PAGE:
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My understanding is Mormons hold to something similar to libertarian free will, the belief that a person’s choices are free from the determination or constraints of human nature and free from any predetermination by God.

Since I don’t understand the position very well, perhaps a brief explanation of the view would be helpful to me, but primarily this question is concerned with what case can be made for the LDS view from Scripture (whether the Bible or other LDS Scriptures).

  • Any reason that the answer has to be limited to the Bible? Mormons accept other books of scripture that talk about agency more clearly than the Bible alone does. – Matt Jun 1 '16 at 6:21
  • @Matt I’ve updated the wording to reflect the LDS use of other Scriptures besides the Bible. The “biblical-basis” tag is important and there is no equivalent “scriptural-basis” tag, so you’ll just have to take that to mean any Scriptures, not just the Bible. There has been talk of swapping the “biblical-basis” tag out for a “scriptural-basis” tag over on Meta. Not sure whether it will actually happen or not, though. See meta.christianity.stackexchange.com/questions/6012/… – Joey Day Jun 14 '16 at 22:44
  • This question is similar to another one that got a lot more answers. Here is my answer that gives a Biblical defense of free-will (although I am not LDS and am not sure how they defend their doctrine): christianity.stackexchange.com/a/56596/27623. – Ian Apr 30 '17 at 0:17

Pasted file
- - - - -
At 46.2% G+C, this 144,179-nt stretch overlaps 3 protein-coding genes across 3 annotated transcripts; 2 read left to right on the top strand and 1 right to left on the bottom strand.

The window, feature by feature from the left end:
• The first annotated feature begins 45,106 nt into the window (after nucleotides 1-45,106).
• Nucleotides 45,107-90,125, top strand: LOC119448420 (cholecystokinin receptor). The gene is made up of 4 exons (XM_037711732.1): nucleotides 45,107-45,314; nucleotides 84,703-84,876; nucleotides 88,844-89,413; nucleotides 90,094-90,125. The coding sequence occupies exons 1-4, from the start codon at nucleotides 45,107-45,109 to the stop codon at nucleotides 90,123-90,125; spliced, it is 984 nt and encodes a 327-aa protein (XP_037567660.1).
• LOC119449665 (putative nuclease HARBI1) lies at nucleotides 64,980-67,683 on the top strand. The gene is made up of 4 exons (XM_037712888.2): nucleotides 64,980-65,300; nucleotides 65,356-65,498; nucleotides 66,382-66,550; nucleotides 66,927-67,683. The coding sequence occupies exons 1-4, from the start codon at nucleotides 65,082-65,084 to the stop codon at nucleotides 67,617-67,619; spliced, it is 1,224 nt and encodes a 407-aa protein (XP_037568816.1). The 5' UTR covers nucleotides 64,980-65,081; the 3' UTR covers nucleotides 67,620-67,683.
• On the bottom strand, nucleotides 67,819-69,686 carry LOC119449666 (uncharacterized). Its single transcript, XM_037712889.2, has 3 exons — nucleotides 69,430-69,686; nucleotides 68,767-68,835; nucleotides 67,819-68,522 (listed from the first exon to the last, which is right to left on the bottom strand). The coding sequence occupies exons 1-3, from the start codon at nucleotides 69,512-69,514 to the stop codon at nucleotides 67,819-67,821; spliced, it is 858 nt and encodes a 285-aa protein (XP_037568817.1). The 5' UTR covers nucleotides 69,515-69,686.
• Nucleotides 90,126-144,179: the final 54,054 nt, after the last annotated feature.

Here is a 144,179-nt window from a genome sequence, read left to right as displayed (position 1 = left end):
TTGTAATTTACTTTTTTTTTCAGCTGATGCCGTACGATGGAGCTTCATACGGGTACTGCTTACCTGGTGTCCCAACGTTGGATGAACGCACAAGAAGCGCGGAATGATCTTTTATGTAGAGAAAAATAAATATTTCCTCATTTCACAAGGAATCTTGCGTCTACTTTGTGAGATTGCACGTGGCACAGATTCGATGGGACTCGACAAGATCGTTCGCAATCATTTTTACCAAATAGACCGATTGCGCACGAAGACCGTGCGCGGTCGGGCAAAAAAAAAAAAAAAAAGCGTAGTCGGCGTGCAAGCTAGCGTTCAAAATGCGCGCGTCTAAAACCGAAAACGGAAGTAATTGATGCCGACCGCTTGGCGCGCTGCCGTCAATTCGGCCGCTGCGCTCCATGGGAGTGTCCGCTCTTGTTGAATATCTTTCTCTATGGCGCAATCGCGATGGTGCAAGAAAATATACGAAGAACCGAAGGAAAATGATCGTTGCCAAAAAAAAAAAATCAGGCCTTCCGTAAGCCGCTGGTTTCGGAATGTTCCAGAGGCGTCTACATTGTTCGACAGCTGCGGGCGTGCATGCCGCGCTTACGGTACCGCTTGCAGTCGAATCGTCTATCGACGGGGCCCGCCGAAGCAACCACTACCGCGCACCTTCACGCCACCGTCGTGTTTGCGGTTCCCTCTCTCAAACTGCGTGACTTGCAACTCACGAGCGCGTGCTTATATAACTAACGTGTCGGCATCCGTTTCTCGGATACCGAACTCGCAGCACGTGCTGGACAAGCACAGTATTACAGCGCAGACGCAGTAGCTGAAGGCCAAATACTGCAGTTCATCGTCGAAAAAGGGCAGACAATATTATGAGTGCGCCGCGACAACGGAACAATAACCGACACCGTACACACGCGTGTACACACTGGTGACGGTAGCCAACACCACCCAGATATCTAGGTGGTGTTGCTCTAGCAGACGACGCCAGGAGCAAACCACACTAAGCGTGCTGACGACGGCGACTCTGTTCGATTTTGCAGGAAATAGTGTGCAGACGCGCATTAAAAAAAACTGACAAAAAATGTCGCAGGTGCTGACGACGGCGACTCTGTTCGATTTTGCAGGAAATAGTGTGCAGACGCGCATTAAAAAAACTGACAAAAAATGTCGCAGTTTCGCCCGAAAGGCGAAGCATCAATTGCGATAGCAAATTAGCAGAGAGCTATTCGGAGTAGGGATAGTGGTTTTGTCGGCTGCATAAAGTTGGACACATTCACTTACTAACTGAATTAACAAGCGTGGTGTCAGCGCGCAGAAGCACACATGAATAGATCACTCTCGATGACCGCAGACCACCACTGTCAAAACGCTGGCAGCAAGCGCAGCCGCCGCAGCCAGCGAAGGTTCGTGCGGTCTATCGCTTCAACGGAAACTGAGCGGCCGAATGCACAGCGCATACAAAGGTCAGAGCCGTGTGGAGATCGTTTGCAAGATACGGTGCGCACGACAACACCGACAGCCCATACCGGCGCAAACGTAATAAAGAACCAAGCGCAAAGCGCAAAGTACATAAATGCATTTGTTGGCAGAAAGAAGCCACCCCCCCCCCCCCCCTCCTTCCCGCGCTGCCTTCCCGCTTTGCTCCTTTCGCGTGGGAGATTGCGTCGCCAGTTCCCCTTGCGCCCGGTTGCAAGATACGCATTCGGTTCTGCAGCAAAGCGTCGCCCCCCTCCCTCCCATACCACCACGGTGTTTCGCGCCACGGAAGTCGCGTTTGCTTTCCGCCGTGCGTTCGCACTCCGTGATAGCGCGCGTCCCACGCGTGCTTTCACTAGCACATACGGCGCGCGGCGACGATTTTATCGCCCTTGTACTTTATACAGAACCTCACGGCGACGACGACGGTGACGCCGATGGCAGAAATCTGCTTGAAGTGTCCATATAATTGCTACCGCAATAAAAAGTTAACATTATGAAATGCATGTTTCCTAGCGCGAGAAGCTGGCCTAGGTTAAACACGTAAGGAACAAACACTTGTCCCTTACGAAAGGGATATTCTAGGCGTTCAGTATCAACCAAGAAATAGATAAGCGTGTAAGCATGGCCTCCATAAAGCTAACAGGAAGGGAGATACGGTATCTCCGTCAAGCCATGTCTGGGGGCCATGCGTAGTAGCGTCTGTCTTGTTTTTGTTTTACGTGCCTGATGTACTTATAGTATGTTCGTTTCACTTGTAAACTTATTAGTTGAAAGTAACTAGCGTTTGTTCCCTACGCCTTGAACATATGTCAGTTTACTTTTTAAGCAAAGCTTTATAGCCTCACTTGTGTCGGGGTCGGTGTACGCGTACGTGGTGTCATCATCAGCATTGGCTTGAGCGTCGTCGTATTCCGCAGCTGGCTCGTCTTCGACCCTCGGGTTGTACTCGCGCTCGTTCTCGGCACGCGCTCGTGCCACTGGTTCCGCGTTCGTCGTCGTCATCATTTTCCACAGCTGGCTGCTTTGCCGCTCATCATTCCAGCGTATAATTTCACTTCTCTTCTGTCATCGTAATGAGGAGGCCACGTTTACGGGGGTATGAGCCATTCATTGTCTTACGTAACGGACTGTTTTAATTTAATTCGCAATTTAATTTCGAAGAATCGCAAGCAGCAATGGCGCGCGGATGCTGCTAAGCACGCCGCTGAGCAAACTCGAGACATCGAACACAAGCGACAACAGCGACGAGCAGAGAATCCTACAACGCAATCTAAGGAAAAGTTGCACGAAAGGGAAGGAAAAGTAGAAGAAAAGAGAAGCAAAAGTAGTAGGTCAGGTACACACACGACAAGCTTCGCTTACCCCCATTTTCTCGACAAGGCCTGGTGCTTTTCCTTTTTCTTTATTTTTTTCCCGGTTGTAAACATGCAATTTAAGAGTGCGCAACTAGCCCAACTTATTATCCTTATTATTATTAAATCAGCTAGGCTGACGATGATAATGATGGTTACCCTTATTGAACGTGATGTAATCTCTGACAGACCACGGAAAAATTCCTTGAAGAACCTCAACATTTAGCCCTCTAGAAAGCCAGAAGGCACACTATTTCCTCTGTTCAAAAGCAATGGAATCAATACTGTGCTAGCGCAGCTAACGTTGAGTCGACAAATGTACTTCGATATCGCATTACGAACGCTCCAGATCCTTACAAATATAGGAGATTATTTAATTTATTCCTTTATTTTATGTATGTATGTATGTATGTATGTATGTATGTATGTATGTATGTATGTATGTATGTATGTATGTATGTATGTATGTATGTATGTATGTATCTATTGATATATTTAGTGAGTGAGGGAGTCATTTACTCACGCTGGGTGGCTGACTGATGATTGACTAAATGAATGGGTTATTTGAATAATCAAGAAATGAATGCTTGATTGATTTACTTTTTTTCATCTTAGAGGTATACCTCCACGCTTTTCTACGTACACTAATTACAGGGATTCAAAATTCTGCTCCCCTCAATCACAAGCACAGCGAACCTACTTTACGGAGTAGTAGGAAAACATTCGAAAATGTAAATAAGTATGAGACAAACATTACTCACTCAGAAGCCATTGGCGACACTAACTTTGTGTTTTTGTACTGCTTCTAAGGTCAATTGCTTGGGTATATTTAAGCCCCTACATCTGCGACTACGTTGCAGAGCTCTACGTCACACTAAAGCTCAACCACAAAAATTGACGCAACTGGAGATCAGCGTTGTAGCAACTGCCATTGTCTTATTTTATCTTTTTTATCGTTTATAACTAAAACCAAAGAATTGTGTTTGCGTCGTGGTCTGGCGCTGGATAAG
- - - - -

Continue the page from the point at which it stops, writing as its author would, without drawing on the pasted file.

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The LDS church does not teach predestination.

To Latter-day Saints, the idea of predestination is unscriptural. Not only does it deny what Paul and other prophets taught about agency, but it also limits God’s love to only a select few. Elder Joseph Fielding Smith stated emphatically that “no person is ever predestined to salvation or damnation. Every person has free agency.” Similarly, the Book of Mormon prophet Jacob taught that “one being is as precious in [God’s] sight as the other.” (Jacob 2:21.)

The LDS church teaches about foreordination.

Foreordination is thus different from predestination. There is no divine compulsion to ensure that a person who is foreordained to a particular calling will fulfill his or her tasks.

So why does the church teach foreordination and not predestination. Predestination removes from us responsibility and agency. If a person is predestined to become a minister or sorts, nothing will stop that even if they blatantly disobey God's commands. One could be foreordained to be a minister and live in a way that is not condusive to that calling and never become a minister. Agency is central to the doctrine of God.

Agency is the ability and privilege God gives us to choose and to act for ourselves. Agency is essential in the plan of salvation. Without agency, we would not be able to learn or progress or follow the Savior. With it, we are “free to choose liberty and eternal life, through the great Mediator of all men, or to choose captivity and death, according to the captivity and power of the devil” ( 2 Nephi 2:27).

If you read the last bullet point under sources, that will give you a solid understanding of what The Church of Jesus Christ of Latter-day Saints believe concerning predestination and foreordination.

Sources

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